FIG. 3 is a flow diagram illustrating another embodiment of the present invention, which protects wireless network signals from bleeding outside of an outer perimeter, while attempting to maintain adequate signal strength within an inner perimeter. In this embodiment, there are at least two distinct “layers” of sensors distributed around the periphery of (a) an outer perimeter, such as the fence marking the boundaries of the campus property, and (b) an inner perimeter, such as the outer walls of a building located on the campus property. In this embodiment, the outer sensors on the outer perimeter provide continual feedback to ensure the signal strength does not rise above a detectable level, causing unwanted “bleed” beyond the campus property. Only two layers are shown here, however one or more intermediate levels may be added, each additional layer embodying the characteristics of (a) or (b) above. Meanwhile, the inner perimeter of sensors provides continual feedback ensure the signal strength inside the building does not fall below a minimum level in an to attempt to ensure adequate wireless coverage for users within the building. In this embodiment, each perimeter can also be located on a particular node in a wireless mesh network. Furthermore, both perimeters can optionally be located at the same point in space (i.e., on the same device).

In this embodiment, there are two distinct sensors. The inner sensor at step 302 is located at the periphery of an inner perimeter at step 305. In contrast, the outer sensor at step 303 is located at the periphery of an outer perimeter at step 306.

When an access point at step 301 broadcasts a signal, the inner sensor at step 302 receives it. The inner sensor is located along the periphery of the inner perimeter at step 305. If the signal received at the inner sensor at step 302 falls below a predetermined level, this means that the signal strength within the inner perimeter at step 305 has fallen below an acceptable level. The inner sensor at step 302 thus signals the controller at step 304. The controller at step 304 responds by increasing the signal strength output by the access point at step 301.

Meanwhile, the outer sensor at step 303 (which is located along the outer perimeter at step 306) is simultaneously detecting signals broadcast from the AP at step 301. If the outer sensor at step 303 detects a pre-determined signal strength from the AP at step 301, this means that the signal is bleeding beyond the desired range of the outer perimeter at step 306. The perimeter sensor at step 303 will then automatically signal the controller at step 304. The controller at step 304 responds to the signal from step 303 by reducing the signal output from the access point at step 301. These steps repeat continuously to ensure real-time protection from excessive signal bleed detected at the sensor perimeter at step 303.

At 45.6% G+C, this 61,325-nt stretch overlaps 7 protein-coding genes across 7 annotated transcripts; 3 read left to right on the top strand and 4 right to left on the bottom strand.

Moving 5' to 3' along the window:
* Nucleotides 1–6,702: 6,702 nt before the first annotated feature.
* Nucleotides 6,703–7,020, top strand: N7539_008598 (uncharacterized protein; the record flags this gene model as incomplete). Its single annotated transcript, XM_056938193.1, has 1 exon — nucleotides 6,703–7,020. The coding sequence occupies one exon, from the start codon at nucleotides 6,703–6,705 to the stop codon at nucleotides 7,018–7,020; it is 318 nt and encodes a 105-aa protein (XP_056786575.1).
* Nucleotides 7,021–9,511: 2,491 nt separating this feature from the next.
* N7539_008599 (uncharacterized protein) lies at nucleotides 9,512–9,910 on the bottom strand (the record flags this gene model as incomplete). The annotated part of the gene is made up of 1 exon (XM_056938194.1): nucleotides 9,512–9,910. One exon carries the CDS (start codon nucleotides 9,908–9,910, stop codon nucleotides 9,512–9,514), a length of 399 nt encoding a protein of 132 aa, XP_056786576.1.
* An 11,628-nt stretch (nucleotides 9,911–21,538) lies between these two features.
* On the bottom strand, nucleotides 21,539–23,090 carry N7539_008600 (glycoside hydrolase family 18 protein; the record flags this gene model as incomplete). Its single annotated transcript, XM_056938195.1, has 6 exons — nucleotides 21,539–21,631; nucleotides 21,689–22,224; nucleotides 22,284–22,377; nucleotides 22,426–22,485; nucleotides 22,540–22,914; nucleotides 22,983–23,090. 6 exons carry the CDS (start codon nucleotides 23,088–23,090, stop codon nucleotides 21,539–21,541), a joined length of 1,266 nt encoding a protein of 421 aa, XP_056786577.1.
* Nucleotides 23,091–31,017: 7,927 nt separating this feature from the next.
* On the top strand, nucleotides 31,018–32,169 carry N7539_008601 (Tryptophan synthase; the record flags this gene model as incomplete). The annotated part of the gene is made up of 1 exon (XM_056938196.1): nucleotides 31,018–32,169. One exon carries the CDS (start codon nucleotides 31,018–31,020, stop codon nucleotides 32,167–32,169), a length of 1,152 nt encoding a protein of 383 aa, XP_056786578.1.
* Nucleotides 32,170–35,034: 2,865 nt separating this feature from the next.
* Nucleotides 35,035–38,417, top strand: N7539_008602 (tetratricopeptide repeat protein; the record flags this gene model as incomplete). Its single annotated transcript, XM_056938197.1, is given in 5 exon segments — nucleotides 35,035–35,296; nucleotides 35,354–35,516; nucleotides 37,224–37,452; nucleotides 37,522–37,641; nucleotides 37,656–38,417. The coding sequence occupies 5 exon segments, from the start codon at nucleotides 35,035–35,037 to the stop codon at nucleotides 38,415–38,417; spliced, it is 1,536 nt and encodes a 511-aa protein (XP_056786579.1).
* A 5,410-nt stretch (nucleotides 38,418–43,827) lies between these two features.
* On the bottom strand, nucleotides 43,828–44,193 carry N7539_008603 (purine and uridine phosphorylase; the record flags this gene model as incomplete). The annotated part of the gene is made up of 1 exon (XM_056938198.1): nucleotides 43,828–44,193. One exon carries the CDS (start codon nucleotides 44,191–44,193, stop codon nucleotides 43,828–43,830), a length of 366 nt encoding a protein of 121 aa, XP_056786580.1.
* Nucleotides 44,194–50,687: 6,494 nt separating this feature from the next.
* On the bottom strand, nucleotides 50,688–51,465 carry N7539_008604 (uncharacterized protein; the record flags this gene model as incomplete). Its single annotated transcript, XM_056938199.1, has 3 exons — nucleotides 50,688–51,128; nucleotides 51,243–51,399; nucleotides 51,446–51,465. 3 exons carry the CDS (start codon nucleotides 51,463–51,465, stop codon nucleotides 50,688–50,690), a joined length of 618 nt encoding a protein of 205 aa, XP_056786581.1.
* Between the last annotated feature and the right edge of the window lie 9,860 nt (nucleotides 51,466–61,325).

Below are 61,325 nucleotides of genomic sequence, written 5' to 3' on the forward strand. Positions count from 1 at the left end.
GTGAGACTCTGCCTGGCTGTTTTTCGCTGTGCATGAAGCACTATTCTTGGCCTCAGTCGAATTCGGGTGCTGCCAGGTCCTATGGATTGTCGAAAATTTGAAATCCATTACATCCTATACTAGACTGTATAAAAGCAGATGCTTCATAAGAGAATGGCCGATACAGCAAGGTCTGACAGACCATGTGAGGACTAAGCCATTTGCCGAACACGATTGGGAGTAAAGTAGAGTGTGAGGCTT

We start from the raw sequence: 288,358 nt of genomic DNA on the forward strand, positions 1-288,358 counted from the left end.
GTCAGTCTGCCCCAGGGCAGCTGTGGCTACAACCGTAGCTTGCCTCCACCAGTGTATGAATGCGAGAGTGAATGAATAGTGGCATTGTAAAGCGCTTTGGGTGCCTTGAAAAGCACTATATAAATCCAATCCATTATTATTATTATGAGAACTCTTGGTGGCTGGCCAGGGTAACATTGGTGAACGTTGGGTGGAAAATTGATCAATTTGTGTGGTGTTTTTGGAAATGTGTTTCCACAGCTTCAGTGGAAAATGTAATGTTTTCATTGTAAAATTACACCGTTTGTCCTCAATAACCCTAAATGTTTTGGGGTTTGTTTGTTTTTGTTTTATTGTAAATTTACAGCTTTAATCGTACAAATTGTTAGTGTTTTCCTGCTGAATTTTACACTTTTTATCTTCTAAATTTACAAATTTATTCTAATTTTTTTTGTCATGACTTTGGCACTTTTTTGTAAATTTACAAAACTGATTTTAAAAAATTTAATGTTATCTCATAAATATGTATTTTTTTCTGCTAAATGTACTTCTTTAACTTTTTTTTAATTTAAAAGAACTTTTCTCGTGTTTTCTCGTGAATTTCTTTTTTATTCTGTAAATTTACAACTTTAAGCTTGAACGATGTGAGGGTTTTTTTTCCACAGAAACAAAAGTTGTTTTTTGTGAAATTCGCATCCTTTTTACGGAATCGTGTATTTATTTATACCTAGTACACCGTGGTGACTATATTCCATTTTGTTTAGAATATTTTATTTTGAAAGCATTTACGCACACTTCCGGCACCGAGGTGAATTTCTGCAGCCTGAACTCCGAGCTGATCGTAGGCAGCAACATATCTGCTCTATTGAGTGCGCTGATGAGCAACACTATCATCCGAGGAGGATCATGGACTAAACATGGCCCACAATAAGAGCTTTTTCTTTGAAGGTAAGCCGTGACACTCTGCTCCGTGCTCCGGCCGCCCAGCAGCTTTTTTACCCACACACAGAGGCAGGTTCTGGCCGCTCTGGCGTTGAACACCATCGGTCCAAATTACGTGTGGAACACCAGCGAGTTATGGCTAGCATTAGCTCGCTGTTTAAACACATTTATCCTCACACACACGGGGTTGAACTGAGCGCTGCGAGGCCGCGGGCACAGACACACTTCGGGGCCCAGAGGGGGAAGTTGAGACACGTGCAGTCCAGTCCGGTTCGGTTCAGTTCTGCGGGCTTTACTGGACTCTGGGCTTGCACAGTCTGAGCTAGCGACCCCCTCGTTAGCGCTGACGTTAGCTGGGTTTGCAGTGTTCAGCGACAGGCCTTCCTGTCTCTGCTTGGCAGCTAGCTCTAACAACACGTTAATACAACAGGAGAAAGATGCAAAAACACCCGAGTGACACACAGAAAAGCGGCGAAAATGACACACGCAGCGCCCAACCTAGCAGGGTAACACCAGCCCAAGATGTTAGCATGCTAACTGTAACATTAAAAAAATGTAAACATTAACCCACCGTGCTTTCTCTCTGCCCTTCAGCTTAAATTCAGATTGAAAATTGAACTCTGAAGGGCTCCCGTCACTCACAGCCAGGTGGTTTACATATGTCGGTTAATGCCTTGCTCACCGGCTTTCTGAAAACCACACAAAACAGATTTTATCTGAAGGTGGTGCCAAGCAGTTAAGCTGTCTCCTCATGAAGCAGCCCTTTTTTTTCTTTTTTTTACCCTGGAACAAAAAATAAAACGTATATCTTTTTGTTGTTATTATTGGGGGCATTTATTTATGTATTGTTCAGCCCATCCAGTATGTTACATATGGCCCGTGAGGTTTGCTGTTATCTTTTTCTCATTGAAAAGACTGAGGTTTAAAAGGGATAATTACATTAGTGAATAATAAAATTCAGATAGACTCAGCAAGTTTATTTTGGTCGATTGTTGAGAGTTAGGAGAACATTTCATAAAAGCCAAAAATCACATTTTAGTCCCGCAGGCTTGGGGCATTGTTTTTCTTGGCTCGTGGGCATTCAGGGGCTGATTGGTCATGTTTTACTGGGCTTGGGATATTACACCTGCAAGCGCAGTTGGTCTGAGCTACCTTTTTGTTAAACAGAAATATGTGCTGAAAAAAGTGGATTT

In this way, the access point at step 301 continually produces an optimal signal strength output to maintain coverage within the inner perimeter at step 305. Meanwhile, the access point is protected from producing excessive signal strength output that bleeds outside of the outer perimeter at step 306.

Furthermore, the outer sensor at step 303 in FIG. 3 can be set by default to signal the controller at step 304 with a higher priority than that of the inner sensor at step 302, thus making prevention of excessive signal bleed at the outer perimeter at step 306 the overriding priority.

Alternatively, the inner sensor can be given priority over the outer sensor, making adequate wireless coverage for users within the building the overriding priority.

The above description is included to illustrate the operation of the preferred embodiments, and is not meant to limit the scope of the invention. From the above discussion, many variations will be apparent to one skilled in the art that would yet be encompassed by the spirit and scope of the present invention.

Patent Citations
Cited PatentFiling datePublication dateApplicantTitle
US6978023 *Mar 25, 2003Dec 20, 2005Sony CorporationApparatus and method for location based wireless client authentication
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Classifications
U.S. Classification455/69, 455/512, 455/423, 455/422.1, 455/421, 455/67.11, 455/24
International ClassificationH04B7/005, H04B7/00, H04B1/00, H04W52/02, H04W16/14, H04W16/20, H04W52/30
Cooperative ClassificationH04W16/20, H04W52/30, H04W16/14
European ClassificationH04W16/14, H04W52/30
Legal Events
DateCodeEventDescription
Nov 30, 2010FPAYFee payment
Year of fee payment: 4